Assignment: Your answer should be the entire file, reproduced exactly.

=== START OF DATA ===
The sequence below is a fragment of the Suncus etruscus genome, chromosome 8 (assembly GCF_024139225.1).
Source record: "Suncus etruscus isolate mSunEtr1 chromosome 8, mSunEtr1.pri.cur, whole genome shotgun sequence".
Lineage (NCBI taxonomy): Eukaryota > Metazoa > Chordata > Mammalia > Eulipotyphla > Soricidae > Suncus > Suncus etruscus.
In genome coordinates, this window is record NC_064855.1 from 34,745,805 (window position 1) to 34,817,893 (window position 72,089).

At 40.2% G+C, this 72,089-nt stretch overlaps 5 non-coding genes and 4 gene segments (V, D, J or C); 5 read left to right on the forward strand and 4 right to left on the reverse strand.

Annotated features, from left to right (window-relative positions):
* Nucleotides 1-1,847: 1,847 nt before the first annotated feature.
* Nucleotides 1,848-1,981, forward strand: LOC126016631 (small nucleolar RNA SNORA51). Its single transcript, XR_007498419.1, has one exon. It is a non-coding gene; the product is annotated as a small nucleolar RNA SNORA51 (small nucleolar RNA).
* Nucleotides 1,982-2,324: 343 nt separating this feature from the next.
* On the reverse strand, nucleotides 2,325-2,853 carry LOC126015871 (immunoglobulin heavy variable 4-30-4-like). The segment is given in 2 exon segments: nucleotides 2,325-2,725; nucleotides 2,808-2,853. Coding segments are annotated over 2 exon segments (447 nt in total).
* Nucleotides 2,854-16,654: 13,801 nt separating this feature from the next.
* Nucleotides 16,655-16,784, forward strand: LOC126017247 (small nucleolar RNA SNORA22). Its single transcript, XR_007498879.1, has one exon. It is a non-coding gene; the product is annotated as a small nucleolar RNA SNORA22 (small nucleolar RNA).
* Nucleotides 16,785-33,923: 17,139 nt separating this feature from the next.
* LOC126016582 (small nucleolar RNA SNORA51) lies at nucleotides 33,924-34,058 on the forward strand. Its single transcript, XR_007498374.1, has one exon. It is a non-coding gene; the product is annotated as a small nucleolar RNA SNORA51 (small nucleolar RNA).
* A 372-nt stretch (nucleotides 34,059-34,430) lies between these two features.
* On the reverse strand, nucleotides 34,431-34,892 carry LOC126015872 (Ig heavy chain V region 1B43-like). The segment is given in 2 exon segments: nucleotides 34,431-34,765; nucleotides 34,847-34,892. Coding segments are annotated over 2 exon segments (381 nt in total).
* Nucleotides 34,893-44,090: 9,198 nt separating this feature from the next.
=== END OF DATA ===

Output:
The sequence below is a fragment of the Suncus etruscus genome, chromosome 8 (assembly GCF_024139225.1).
Source record: "Suncus etruscus isolate mSunEtr1 chromosome 8, mSunEtr1.pri.cur, whole genome shotgun sequence".
Lineage (NCBI taxonomy): Eukaryota > Metazoa > Chordata > Mammalia > Eulipotyphla > Soricidae > Suncus > Suncus etruscus.
In genome coordinates, this window is record NC_064855.1 from 34,745,805 (window position 1) to 34,817,893 (window position 72,089).

At 40.2% G+C, this 72,089-nt stretch overlaps 5 non-coding genes and 4 gene segments (V, D, J or C); 5 read left to right on the forward strand and 4 right to left on the reverse strand.

Annotated features, from left to right (window-relative positions):
* Nucleotides 1-1,847: 1,847 nt before the first annotated feature.
* Nucleotides 1,848-1,981, forward strand: LOC126016631 (small nucleolar RNA SNORA51). Its single transcript, XR_007498419.1, has one exon. It is a non-coding gene; the product is annotated as a small nucleolar RNA SNORA51 (small nucleolar RNA).
* Nucleotides 1,982-2,324: 343 nt separating this feature from the next.
* On the reverse strand, nucleotides 2,325-2,853 carry LOC126015871 (immunoglobulin heavy variable 4-30-4-like). The segment is given in 2 exon segments: nucleotides 2,325-2,725; nucleotides 2,808-2,853. Coding segments are annotated over 2 exon segments (447 nt in total).
* Nucleotides 2,854-16,654: 13,801 nt separating this feature from the next.
* Nucleotides 16,655-16,784, forward strand: LOC126017247 (small nucleolar RNA SNORA22). Its single transcript, XR_007498879.1, has one exon. It is a non-coding gene; the product is annotated as a small nucleolar RNA SNORA22 (small nucleolar RNA).
* Nucleotides 16,785-33,923: 17,139 nt separating this feature from the next.
* LOC126016582 (small nucleolar RNA SNORA51) lies at nucleotides 33,924-34,058 on the forward strand. Its single transcript, XR_007498374.1, has one exon. It is a non-coding gene; the product is annotated as a small nucleolar RNA SNORA51 (small nucleolar RNA).
* A 372-nt stretch (nucleotides 34,059-34,430) lies between these two features.
* On the reverse strand, nucleotides 34,431-34,892 carry LOC126015872 (Ig heavy chain V region 1B43-like). The segment is given in 2 exon segments: nucleotides 34,431-34,765; nucleotides 34,847-34,892. Coding segments are annotated over 2 exon segments (381 nt in total).
* Nucleotides 34,893-44,090: 9,198 nt separating this feature from the next.